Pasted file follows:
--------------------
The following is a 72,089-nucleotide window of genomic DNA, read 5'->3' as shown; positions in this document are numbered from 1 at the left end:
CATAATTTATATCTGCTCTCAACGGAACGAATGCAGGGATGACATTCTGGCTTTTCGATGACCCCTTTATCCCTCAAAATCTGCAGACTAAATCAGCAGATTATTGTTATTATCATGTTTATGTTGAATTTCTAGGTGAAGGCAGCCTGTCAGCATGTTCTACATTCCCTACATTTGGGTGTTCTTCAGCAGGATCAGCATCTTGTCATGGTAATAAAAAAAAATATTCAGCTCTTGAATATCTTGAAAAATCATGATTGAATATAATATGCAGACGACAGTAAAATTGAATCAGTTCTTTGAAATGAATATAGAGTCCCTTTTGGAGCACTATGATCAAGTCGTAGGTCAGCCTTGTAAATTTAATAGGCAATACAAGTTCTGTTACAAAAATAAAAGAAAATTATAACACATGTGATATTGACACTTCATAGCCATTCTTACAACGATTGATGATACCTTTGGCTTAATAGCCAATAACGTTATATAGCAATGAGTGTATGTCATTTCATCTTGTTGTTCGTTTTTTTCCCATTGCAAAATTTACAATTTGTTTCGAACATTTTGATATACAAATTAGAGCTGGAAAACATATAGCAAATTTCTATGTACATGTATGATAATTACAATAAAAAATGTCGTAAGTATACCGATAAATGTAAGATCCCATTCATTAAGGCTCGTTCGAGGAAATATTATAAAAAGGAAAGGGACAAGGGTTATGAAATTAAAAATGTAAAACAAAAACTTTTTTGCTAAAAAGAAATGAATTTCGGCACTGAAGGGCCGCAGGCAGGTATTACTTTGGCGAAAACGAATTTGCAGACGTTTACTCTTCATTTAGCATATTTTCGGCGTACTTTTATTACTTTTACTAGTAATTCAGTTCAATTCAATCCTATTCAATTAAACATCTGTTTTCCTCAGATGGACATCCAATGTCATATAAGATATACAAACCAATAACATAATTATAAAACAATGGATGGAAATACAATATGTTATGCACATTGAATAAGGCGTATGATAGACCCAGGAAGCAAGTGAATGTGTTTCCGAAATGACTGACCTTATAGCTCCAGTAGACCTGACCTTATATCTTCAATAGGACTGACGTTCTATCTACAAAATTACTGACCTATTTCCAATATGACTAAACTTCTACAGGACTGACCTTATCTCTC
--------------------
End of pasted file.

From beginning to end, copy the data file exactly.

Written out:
The following is a 72,089-nucleotide window of genomic DNA, read 5'->3' as shown; positions in this document are numbered from 1 at the left end:
CATAATTTATATCTGCTCTCAACGGAACGAATGCAGGGATGACATTCTGGCTTTTCGATGACCCCTTTATCCCTCAAAATCTGCAGACTAAATCAGCAGATTATTGTTATTATCATGTTTATGTTGAATTTCTAGGTGAAGGCAGCCTGTCAGCATGTTCTACATTCCCTACATTTGGGTGTTCTTCAGCAGGATCAGCATCTTGTCATGGTAATAAAAAAAAATATTCAGCTCTTGAATATCTTGAAAAATCATGATTGAATATAATATGCAGACGACAGTAAAATTGAATCAGTTCTTTGAAATGAATATAGAGTCCCTTTTGGAGCACTATGATCAAGTCGTAGGTCAGCCTTGTAAATTTAATAGGCAATACAAGTTCTGTTACAAAAATAAAAGAAAATTATAACACATGTGATATTGACACTTCATAGCCATTCTTACAACGATTGATGATACCTTTGGCTTAATAGCCAATAACGTTATATAGCAATGAGTGTATGTCATTTCATCTTGTTGTTCGTTTTTTTCCCATTGCAAAATTTACAATTTGTTTCGAACATTTTGATATACAAATTAGAGCTGGAAAACATATAGCAAATTTCTATGTACATGTATGATAATTACAATAAAAAATGTCGTAAGTATACCGATAAATGTAAGATCCCATTCATTAAGGCTCGTTCGAGGAAATATTATAAAAAGGAAAGGGACAAGGGTTATGAAATTAAAAATGTAAAACAAAAACTTTTTTGCTAAAAAGAAATGAATTTCGGCACTGAAGGGCCGCAGGCAGGTATTACTTTGGCGAAAACGAATTTGCAGACGTTTACTCTTCATTTAGCATATTTTCGGCGTACTTTTATTACTTTTACTAGTAATTCAGTTCAATTCAATCCTATTCAATTAAACATCTGTTTTCCTCAGATGGACATCCAATGTCATATAAGATATACAAACCAATAACATAATTATAAAACAATGGATGGAAATACAATATGTTATGCACATTGAATAAGGCGTATGATAGACCCAGGAAGCAAGTGAATGTGTTTCCGAAATGACTGACCTTATAGCTCCAGTAGACCTGACCTTATATCTTCAATAGGACTGACGTTCTATCTACAAAATTACTGACCTATTTCCAATATGACTAAACTTCTACAGGACTGACCTTATCTCTC